The 2013 Employer-Sponsored Health Care: ACA’s Impact survey results were recently released. The survey was conducted by the International Foundation of Employee Benefit Plans which received responses from over 966 human resources and benefit professionals. The survey’s key findings highlight the methods organizations are using to prepare for Affordable Care Act regulations.
Organizational Approaches to Health Care Reform Regulations
As time is winding down, employers are beginning to realize and accept that the ACA is here to stay.
- Over 90 percent of employers have moved beyond the “wait and see” approach regarding implications from the ACA.
- More than half of respondents or 69 percent, say they plan to continue providing coverage when exchanges open in 2014.
- The same percentage (69 percent) of employers rate their understanding of the ACA as good but not excellent.
- Around two-thirds or 64 percent, have analyzed the ACA’s cost impact.
- These organizations estimate their costs will increase around 3 – 4 percent or greater.
- Employers have or plan to implement diverse cost-management initiatives in the next 12 months due to the ACA.
- 43 percent are increasing participants share of premium costs
- 34 percent are increasing the employee portion of dependent coverage costs
- 33 percent are increasing in-network deductibles
- 31 percent are increasing out-of-pocket limits
- Few organizations intend to cut costs by dropping spousal coverage or structuring premiums based on income.
Everyone’s “number one” question is whether organizations will continue to provide coverage. Results from the survey show that:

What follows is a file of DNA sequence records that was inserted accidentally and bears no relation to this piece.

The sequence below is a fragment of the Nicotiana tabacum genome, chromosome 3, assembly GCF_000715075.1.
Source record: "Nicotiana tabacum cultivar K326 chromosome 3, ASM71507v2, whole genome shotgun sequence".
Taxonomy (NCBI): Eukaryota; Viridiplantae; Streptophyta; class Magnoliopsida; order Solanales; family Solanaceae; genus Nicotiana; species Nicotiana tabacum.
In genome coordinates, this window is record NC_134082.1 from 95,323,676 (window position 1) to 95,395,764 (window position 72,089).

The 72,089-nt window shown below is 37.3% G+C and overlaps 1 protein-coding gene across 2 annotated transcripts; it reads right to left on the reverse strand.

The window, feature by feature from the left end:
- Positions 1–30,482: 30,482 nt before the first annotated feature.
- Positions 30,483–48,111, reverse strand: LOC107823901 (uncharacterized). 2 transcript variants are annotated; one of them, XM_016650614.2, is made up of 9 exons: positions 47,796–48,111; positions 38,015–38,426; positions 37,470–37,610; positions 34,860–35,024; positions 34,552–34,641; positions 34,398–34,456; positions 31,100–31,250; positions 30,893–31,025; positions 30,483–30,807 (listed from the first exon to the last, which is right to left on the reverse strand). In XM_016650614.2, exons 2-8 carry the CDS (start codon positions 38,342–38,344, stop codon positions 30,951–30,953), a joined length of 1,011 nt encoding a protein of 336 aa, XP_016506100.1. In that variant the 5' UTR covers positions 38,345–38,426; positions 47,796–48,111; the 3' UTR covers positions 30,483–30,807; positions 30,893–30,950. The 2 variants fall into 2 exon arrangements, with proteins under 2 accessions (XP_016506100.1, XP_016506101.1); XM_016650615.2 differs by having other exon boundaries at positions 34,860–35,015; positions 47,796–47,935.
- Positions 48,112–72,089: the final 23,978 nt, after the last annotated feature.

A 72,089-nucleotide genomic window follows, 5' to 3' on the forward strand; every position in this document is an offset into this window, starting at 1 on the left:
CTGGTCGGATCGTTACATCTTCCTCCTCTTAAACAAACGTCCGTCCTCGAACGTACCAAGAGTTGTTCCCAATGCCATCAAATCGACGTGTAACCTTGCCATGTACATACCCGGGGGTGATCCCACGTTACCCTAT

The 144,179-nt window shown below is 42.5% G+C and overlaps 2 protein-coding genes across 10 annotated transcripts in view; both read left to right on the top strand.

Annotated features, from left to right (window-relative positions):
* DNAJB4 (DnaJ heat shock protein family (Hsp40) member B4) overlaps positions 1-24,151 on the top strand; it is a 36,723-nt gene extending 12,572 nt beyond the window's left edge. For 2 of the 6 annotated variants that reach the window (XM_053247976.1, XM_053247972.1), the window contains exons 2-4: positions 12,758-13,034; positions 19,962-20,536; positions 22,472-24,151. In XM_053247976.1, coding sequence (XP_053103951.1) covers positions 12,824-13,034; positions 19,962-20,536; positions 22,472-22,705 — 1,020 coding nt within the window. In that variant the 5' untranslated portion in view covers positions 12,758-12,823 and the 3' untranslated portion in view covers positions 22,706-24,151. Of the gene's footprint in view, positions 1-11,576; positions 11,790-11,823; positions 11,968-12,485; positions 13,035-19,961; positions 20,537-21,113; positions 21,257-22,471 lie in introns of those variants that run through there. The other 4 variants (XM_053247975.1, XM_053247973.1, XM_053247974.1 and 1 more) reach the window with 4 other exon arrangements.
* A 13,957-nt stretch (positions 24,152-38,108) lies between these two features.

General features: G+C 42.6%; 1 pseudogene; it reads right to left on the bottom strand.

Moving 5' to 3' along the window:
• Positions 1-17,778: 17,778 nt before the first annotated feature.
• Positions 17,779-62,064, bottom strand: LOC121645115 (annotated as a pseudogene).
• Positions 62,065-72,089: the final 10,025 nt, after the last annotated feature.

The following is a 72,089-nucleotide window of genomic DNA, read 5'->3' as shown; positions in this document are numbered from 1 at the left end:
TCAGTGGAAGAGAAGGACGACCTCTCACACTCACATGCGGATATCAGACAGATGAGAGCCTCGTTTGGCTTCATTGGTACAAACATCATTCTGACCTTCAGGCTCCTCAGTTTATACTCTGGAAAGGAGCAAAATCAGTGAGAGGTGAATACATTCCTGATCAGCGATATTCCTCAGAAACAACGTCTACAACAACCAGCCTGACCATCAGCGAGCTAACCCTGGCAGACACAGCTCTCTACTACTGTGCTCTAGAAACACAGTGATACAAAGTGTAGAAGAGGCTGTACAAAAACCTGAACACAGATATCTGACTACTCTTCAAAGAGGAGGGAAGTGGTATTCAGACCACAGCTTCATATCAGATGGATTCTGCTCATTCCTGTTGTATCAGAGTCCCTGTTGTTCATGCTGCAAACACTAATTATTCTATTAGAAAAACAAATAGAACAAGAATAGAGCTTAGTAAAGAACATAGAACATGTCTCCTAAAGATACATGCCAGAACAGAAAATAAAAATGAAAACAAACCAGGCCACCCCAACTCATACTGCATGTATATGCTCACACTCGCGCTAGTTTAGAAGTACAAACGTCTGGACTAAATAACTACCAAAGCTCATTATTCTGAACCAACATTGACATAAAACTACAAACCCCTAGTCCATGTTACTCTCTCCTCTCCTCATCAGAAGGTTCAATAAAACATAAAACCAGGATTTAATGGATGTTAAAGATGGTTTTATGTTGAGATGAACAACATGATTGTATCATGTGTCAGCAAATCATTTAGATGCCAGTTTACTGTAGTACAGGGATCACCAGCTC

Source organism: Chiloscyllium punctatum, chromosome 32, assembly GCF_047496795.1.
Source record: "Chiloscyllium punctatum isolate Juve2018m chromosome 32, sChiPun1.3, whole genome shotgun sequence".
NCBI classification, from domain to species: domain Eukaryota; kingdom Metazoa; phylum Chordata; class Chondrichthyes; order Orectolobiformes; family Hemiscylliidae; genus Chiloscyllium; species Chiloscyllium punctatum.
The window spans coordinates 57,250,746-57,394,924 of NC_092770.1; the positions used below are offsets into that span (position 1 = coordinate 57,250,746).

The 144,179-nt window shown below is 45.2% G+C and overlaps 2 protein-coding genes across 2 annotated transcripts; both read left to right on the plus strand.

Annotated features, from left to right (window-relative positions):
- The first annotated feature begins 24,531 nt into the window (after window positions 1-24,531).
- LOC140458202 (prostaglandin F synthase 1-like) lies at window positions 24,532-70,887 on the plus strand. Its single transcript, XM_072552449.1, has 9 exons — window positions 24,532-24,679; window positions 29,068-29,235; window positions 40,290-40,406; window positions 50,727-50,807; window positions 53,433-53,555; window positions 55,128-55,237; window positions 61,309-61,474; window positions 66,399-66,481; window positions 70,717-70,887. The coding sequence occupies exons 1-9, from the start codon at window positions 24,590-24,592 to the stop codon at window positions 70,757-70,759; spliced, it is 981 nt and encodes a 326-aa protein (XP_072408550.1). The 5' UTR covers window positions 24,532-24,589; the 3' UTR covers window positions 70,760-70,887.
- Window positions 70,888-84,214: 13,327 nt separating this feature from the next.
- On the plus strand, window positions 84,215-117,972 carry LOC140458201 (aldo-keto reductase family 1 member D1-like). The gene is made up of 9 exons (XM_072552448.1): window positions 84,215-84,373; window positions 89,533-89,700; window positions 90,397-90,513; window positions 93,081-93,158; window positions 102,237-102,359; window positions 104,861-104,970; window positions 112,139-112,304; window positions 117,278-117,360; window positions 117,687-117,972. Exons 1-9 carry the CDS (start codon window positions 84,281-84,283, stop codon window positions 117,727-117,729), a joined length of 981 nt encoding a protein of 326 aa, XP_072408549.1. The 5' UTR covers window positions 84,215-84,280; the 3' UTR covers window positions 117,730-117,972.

- A high majority, 94 percent of organizations will definitely continue providing coverage to retain and attract talented employees when the exchanges open in 2014.
- Among the 1 percent that do not intend to provide coverage, two-thirds say they will provide a financial subsidy.
Employees are concerned that employers could reduce their workforce to comply with ACA regulations. However, few organizations are making workforce adjustments within their staff.
- Only 16 percent of employers are adjusting hours so fewer workers qualify as full-time.
Plan Design Changes
- Roughly 10 percent of employer-based plans have changed their funding approach, which mostly involves the addition of stop-loss insurance.
- A large portion of employers are moving to the approach of offering a high-deductible health plan (HDHP) with a health savings account.
- Among the different options available to alter an employer’s plan design, the majority of employers recognized a need for adopting/expanding their wellness initiatives (19.3 percent).